Sensors are making waves in areas as diverse as sports and the arts. But marketers should take notice too. Below I describe 3 inspiring ways you can use these devices.

Sensors are everywhere. These little devices are used in everyday objects such as touch-sensitive elevator buttons and lamps which dim or brighten by touching the base. In sports, sensors are used to measure movements which subsequently can be analyzed by algorithms. Though the application of sensors in marketing is in its infancy, the possibilities are promising. Let’s take a look…

How Jaguar Boosted Their Engagement through Wearables

Today, wearables are mostly used to track health and sports activities. These gadgets can help enrich the customer’s experience for marketing purposes too.

In 2015, the car manufacturer Jaguar provided selected members of the crowd at Wimbledon with biometric wristbands that captured heart rate, movement, and location around the grounds. At the same time atmospheric, in-ground sensors monitored the energy around the courts, and sociometric tracking monitored the conversations among fans around the world on social media platforms.

Based on these data, key “atmospheric” and “biometric” moments were broadcast to commuters at key London stations. Those moments which were the most energy-charged and most discussed on social media were the very ones selected to be broadcast to consumers who, it was believed, wanted to see them.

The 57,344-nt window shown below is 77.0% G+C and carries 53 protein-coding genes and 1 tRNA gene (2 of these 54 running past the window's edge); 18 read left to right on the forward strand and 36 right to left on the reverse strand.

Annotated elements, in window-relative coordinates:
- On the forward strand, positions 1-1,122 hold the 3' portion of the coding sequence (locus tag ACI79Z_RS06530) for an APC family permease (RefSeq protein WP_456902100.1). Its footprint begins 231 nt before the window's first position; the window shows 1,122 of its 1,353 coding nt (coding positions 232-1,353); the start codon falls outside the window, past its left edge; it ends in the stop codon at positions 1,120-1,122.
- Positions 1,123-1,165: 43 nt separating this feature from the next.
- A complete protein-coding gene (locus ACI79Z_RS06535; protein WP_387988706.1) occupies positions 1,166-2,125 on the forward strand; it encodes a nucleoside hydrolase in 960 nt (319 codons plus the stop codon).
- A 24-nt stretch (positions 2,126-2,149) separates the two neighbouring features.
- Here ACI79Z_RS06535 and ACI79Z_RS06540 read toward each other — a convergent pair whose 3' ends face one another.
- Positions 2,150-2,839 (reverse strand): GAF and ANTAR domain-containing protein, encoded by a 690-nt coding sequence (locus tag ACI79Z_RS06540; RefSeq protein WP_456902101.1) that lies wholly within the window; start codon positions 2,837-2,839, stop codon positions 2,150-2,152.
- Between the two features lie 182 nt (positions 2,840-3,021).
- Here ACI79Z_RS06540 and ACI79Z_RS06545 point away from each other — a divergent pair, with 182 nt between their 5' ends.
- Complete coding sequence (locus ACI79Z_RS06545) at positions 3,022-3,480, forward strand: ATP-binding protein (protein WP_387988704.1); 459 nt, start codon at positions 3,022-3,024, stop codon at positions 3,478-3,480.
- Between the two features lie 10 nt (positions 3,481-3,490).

This example of content marketing strengthened the customer engagement with both the Wimbledon brand and the Jaguar brand.

How Heineken Triggered Shoppers through Beacons

Using the Bluetooth, low-energy, radio signal on customers’ smartphones, beacons can be used to determine the device’s physical location. Hence, customers can be tracked, and a location-based action on the device can be triggered such as a check-in on social media or a push notification.

In another article, I described a successful beacon-use case. Celebrating the 2015 release of the James Bond movie Spectre, Dutch beer giant Heineken used Apple’s iBeacon technology to draw in-store supermarket shoppers to an interactive display. The results were amazing; purchase intent increased by 7 times.

How Herradura Tequila Found Their Customers through Smartphones

To locate customers, you don’t need wearables or beacons. Smartphones are enough to enable location-based advertising.

During the 2016 holiday season, tequila manufacturer Brown-Forman teamed up with Foursquare to do just this. People whose mobile devices were found near Herradura Tequila selling points, or had been seen there in the past, were targeted with mobile and desktop ads. These advertisements resulted in a 23% lift in visits to places selling Herradura.

A Last Word

Sensors are just one component of an emerging world in which individuals, devices, and systems are increasingly becoming connected through the Internet, the so-called “Internet of Everything.” Offering a great product will soon not be good enough because the competition will try to steal your customer everywhere she goes. So, it is wise to take a moment to think about the many possibilities of sensors, and how they can strengthen your marketing.

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